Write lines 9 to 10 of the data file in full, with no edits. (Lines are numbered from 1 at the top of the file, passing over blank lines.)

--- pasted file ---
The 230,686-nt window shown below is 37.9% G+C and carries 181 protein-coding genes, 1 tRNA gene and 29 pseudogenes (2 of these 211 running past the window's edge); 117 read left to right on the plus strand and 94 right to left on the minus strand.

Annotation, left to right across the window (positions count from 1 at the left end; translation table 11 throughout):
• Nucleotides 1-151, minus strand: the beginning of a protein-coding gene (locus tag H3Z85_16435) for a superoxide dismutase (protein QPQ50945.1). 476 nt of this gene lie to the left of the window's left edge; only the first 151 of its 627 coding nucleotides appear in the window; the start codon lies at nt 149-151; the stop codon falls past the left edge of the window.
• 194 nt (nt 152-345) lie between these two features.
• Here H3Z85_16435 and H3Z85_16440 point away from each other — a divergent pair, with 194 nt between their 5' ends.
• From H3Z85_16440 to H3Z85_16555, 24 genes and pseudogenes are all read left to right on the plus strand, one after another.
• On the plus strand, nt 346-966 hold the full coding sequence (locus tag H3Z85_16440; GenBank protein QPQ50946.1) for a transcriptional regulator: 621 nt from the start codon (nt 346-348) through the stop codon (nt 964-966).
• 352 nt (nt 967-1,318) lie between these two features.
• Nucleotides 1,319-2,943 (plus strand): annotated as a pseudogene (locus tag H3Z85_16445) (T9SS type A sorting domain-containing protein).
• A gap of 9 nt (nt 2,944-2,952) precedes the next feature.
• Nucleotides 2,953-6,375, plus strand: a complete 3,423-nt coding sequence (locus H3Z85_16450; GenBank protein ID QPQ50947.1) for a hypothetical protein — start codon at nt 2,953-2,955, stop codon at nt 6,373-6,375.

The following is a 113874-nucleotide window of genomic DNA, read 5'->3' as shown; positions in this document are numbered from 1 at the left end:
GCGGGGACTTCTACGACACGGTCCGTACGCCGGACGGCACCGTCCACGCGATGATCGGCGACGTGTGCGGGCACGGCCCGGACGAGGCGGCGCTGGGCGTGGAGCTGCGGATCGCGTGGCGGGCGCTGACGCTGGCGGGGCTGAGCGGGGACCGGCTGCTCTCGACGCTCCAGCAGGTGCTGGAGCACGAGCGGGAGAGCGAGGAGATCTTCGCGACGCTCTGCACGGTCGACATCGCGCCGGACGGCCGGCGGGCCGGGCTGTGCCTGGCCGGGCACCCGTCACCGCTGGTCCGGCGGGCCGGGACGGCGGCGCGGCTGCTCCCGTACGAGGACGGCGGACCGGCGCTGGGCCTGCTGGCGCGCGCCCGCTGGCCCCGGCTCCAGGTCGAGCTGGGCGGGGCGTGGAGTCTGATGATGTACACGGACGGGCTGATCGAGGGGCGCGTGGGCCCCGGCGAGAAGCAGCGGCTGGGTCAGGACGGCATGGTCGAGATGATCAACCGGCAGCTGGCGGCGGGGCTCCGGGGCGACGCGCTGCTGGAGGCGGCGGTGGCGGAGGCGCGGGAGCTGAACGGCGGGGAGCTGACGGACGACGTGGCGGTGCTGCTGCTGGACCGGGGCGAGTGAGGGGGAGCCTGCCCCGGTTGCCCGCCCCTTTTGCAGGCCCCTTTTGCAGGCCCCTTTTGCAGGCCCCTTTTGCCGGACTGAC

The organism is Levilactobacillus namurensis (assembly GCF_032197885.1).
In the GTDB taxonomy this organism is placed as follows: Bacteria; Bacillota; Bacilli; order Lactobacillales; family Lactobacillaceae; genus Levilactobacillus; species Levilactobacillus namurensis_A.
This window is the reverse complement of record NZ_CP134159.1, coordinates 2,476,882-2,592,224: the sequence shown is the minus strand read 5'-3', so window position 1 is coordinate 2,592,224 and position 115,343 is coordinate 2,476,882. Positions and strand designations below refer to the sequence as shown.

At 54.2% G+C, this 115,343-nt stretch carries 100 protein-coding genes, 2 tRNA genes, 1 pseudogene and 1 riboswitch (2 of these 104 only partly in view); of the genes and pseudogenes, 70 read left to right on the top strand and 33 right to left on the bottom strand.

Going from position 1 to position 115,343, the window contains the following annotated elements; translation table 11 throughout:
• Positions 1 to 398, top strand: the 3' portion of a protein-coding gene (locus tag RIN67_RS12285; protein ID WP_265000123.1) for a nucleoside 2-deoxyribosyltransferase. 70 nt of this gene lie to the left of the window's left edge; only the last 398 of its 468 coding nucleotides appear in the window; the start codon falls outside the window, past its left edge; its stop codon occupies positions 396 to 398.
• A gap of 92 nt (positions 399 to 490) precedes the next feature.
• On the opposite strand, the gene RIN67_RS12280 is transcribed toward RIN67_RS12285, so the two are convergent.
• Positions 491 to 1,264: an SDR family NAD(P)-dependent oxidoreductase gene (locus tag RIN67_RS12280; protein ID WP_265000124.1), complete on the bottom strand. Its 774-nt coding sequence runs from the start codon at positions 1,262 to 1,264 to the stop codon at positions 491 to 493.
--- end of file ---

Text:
• Nucleotides 1,319-2,943 (plus strand): annotated as a pseudogene (locus tag H3Z85_16445) (T9SS type A sorting domain-containing protein).
• A gap of 9 nt (nt 2,944-2,952) precedes the next feature.